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Former pocket listing service The PLS is urging the highest court in the land to reject a request from the National Association of Realtors to overturn an appeals court ruling allowing an antitrust case over the trade group’s pocket listing policy to continue.
On Dec. 6, The PLS filed an opposition brief to NAR’s September petition to the U.S. Supreme Court for a “writ of certiorari,” asking the court to review a ruling by the Ninth U.S. Circuit Court of Appeals made in April. That ruling allowed a case filed by The PLS to proceed, overturning a lower court decision that had thrown it out. (The PLS now calls itself The NLS, though it remains The PLS in legal filings.)
The suit alleges that NAR and three of the largest multiple listing services in the nation — California Regional MLS, Bright MLS and Midwest Real Estate Data (MRED) — had violated the federal Sherman Antitrust Act and California’s Cartwright Act for adopting the Clear Cooperation Policy, which requires listing brokers to submit a listing to their MLS within one business day of marketing a property to the public. This includes marketing a property in a private listing service, such as that formerly run by The PLS.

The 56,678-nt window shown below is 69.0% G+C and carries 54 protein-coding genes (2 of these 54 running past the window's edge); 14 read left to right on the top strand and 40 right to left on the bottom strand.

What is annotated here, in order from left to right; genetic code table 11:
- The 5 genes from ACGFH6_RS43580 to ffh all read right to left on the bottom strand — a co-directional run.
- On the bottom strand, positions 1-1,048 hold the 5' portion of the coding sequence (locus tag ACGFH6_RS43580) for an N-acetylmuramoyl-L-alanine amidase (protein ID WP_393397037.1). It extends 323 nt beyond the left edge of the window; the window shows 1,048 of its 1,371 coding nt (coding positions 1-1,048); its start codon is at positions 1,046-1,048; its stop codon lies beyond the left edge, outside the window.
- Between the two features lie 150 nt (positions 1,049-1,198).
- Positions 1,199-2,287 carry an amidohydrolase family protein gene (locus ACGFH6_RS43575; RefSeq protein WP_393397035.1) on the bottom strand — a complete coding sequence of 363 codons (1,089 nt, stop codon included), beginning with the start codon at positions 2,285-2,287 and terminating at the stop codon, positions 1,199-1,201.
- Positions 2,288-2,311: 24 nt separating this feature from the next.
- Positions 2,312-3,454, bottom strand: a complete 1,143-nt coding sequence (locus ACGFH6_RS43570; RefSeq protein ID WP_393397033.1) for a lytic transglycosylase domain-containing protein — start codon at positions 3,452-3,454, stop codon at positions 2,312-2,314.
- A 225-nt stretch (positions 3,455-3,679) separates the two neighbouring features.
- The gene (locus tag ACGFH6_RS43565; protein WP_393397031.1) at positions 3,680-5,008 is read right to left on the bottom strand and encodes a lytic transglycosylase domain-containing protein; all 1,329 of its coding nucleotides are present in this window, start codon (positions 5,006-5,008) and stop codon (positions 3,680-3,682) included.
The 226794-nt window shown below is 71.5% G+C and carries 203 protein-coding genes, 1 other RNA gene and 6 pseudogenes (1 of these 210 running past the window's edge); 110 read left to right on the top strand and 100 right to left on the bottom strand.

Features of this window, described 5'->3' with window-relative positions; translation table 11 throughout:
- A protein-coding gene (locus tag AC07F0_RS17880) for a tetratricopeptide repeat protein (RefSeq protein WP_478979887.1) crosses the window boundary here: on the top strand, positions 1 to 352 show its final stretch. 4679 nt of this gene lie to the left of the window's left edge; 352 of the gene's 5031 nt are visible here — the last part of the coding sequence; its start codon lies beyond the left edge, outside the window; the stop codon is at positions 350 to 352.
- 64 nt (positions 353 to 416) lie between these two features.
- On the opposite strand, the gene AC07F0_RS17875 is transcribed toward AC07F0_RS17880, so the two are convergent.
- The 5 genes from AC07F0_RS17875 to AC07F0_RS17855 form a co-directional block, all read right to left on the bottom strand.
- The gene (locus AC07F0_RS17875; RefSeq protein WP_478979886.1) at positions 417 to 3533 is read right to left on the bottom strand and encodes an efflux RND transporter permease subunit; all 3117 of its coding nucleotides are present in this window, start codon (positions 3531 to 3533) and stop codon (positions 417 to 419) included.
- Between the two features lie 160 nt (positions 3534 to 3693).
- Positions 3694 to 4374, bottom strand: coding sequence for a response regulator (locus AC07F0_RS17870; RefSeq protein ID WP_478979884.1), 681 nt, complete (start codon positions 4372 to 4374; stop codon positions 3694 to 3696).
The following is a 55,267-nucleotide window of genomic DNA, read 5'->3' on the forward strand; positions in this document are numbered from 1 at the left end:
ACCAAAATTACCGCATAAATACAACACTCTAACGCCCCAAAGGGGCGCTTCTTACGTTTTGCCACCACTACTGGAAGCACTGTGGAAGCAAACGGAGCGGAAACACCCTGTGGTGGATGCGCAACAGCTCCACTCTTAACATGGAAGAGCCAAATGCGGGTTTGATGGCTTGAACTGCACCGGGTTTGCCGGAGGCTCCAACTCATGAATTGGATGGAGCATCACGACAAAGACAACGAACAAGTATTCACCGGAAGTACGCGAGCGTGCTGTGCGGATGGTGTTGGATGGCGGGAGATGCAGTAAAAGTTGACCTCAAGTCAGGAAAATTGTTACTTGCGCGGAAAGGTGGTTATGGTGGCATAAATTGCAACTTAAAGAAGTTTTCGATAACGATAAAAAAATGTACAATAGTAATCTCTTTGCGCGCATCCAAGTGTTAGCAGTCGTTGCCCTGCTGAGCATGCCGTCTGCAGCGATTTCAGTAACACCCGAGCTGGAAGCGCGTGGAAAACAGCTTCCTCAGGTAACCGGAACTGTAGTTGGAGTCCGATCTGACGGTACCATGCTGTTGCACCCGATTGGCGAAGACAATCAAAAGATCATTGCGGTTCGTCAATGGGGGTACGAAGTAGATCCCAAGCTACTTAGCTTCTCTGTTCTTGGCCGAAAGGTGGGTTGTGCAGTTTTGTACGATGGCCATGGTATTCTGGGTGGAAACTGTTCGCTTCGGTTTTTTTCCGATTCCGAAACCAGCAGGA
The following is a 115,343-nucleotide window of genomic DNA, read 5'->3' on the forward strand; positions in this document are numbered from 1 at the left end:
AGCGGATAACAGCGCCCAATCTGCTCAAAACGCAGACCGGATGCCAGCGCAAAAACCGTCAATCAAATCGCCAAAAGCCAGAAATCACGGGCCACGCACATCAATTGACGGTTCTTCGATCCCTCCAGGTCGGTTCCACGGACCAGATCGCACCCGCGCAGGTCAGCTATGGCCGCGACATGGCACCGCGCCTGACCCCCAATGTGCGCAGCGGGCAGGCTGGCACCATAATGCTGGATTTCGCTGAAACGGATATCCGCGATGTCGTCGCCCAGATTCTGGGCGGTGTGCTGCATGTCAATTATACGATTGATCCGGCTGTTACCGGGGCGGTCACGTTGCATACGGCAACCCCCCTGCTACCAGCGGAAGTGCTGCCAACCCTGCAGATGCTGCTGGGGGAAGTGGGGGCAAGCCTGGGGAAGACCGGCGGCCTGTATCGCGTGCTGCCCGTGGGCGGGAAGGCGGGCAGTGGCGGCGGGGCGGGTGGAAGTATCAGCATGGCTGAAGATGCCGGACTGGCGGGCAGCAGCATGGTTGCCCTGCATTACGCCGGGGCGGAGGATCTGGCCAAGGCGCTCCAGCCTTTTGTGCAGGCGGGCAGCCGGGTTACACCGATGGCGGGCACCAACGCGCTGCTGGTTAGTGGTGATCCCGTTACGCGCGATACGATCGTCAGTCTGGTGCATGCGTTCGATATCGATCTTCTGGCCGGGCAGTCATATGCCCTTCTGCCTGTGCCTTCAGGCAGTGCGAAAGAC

The policy has attracted the attention of the U.S. Department of Justice, which is currently investigating NAR over the CCP and other rules. A DOJ attorney also spoke at oral arguments in The PLS’s appeal in January.
“It would be hard to fathom a more obviously anticompetitive agreement than the Clear Cooperation Policy,” attorneys for The PLS wrote in the opposition filing.
“PLS introduced competition in the market for real estate listing services by giving both sellers’ agents and buyers’ agents a choice.”
In an emailed statement to Inman, NAR spokesperson Mantill Williams argues that the opposition filing overlooked the trade group’s “core position” to “preserve a practice that provides the most information and the best possible market for homebuyers and sellers.”
“As was noted by the federal judge who initially dismissed this case, the Clear Cooperation Policy (CCP) provides consumers with ‘access to more information regarding market conditions, enabling them to make better informed choices about the bundle of real estate brokerage services that will best serve their needs,” Williams said.